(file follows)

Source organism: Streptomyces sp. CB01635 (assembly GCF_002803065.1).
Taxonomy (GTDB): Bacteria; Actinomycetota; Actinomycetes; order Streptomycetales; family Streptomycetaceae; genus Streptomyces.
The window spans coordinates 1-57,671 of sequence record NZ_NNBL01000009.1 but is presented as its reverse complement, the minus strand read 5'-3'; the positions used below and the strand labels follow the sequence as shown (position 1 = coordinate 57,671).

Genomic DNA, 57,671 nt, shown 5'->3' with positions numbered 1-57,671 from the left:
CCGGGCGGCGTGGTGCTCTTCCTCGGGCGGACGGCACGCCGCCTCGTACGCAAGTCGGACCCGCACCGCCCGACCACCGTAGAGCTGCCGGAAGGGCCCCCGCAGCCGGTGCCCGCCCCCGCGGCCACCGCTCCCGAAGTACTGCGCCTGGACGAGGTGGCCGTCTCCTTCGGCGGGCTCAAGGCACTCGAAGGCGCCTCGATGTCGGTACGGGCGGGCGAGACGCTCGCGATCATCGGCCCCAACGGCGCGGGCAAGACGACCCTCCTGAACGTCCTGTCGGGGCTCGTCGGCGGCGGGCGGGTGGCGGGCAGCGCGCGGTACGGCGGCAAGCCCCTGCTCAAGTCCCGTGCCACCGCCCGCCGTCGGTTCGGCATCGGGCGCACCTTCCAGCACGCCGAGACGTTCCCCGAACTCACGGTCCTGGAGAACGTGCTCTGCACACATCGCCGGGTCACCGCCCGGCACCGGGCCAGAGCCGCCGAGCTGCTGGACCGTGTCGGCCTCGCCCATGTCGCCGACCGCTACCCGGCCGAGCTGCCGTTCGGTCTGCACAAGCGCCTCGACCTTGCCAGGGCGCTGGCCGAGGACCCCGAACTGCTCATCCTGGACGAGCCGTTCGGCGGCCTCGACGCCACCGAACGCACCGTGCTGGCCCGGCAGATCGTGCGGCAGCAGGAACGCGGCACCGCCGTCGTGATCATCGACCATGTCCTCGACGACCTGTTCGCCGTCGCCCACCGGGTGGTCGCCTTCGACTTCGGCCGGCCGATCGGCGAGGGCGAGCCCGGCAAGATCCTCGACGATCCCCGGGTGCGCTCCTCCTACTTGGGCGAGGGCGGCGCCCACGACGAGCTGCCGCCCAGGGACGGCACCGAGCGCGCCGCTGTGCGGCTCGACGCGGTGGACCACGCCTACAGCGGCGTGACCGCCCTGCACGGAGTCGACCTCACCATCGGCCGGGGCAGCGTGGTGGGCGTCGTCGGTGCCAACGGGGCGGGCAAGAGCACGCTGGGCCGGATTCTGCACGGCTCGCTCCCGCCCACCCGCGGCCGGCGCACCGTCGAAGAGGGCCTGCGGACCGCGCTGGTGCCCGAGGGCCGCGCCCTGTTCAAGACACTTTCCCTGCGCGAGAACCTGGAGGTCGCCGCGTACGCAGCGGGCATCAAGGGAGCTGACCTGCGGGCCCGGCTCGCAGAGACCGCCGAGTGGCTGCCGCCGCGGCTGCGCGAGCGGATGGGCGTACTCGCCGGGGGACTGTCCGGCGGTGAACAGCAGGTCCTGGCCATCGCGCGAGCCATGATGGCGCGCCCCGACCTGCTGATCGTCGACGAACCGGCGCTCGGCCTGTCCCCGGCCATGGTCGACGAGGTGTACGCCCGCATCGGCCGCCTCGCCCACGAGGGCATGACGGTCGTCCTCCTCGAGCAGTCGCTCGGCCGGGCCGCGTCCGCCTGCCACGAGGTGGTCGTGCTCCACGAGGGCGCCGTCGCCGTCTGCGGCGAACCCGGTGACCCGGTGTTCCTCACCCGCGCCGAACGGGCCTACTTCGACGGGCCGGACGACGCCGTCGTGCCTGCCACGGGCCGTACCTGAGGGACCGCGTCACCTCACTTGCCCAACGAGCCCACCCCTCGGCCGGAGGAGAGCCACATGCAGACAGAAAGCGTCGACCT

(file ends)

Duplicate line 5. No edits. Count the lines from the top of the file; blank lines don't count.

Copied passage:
CCGGGCGGCGTGGTGCTCTTCCTCGGGCGGACGGCACGCCGCCTCGTACGCAAGTCGGACCCGCACCGCCCGACCACCGTAGAGCTGCCGGAAGGGCCCCCGCAGCCGGTGCCCGCCCCCGCGGCCACCGCTCCCGAAGTACTGCGCCTGGACGAGGTGGCCGTCTCCTTCGGCGGGCTCAAGGCACTCGAAGGCGCCTCGATGTCGGTACGGGCGGGCGAGACGCTCGCGATCATCGGCCCCAACGGCGCGGGCAAGACGACCCTCCTGAACGTCCTGTCGGGGCTCGTCGGCGGCGGGCGGGTGGCGGGCAGCGCGCGGTACGGCGGCAAGCCCCTGCTCAAGTCCCGTGCCACCGCCCGCCGTCGGTTCGGCATCGGGCGCACCTTCCAGCACGCCGAGACGTTCCCCGAACTCACGGTCCTGGAGAACGTGCTCTGCACACATCGCCGGGTCACCGCCCGGCACCGGGCCAGAGCCGCCGAGCTGCTGGACCGTGTCGGCCTCGCCCATGTCGCCGACCGCTACCCGGCCGAGCTGCCGTTCGGTCTGCACAAGCGCCTCGACCTTGCCAGGGCGCTGGCCGAGGACCCCGAACTGCTCATCCTGGACGAGCCGTTCGGCGGCCTCGACGCCACCGAACGCACCGTGCTGGCCCGGCAGATCGTGCGGCAGCAGGAACGCGGCACCGCCGTCGTGATCATCGACCATGTCCTCGACGACCTGTTCGCCGTCGCCCACCGGGTGGTCGCCTTCGACTTCGGCCGGCCGATCGGCGAGGGCGAGCCCGGCAAGATCCTCGACGATCCCCGGGTGCGCTCCTCCTACTTGGGCGAGGGCGGCGCCCACGACGAGCTGCCGCCCAGGGACGGCACCGAGCGCGCCGCTGTGCGGCTCGACGCGGTGGACCACGCCTACAGCGGCGTGACCGCCCTGCACGGAGTCGACCTCACCATCGGCCGGGGCAGCGTGGTGGGCGTCGTCGGTGCCAACGGGGCGGGCAAGAGCACGCTGGGCCGGATTCTGCACGGCTCGCTCCCGCCCACCCGCGGCCGGCGCACCGTCGAAGAGGGCCTGCGGACCGCGCTGGTGCCCGAGGGCCGCGCCCTGTTCAAGACACTTTCCCTGCGCGAGAACCTGGAGGTCGCCGCGTACGCAGCGGGCATCAAGGGAGCTGACCTGCGGGCCCGGCTCGCAGAGACCGCCGAGTGGCTGCCGCCGCGGCTGCGCGAGCGGATGGGCGTACTCGCCGGGGGACTGTCCGGCGGTGAACAGCAGGTCCTGGCCATCGCGCGAGCCATGATGGCGCGCCCCGACCTGCTGATCGTCGACGAACCGGCGCTCGGCCTGTCCCCGGCCATGGTCGACGAGGTGTACGCCCGCATCGGCCGCCTCGCCCACGAGGGCATGACGGTCGTCCTCCTCGAGCAGTCGCTCGGCCGGGCCGCGTCCGCCTGCCACGAGGTGGTCGTGCTCCACGAGGGCGCCGTCGCCGTCTGCGGCGAACCCGGTGACCCGGTGTTCCTCACCCGCGCCGAACGGGCCTACTTCGACGGGCCGGACGACGCCGTCGTGCCTGCCACGGGCCGTACCTGAGGGACCGCGTCACCTCACTTGCCCAACGAGCCCACCCCTCGGCCGGAGGAGAGCCACATGCAGACAGAAAGCGTCGACCT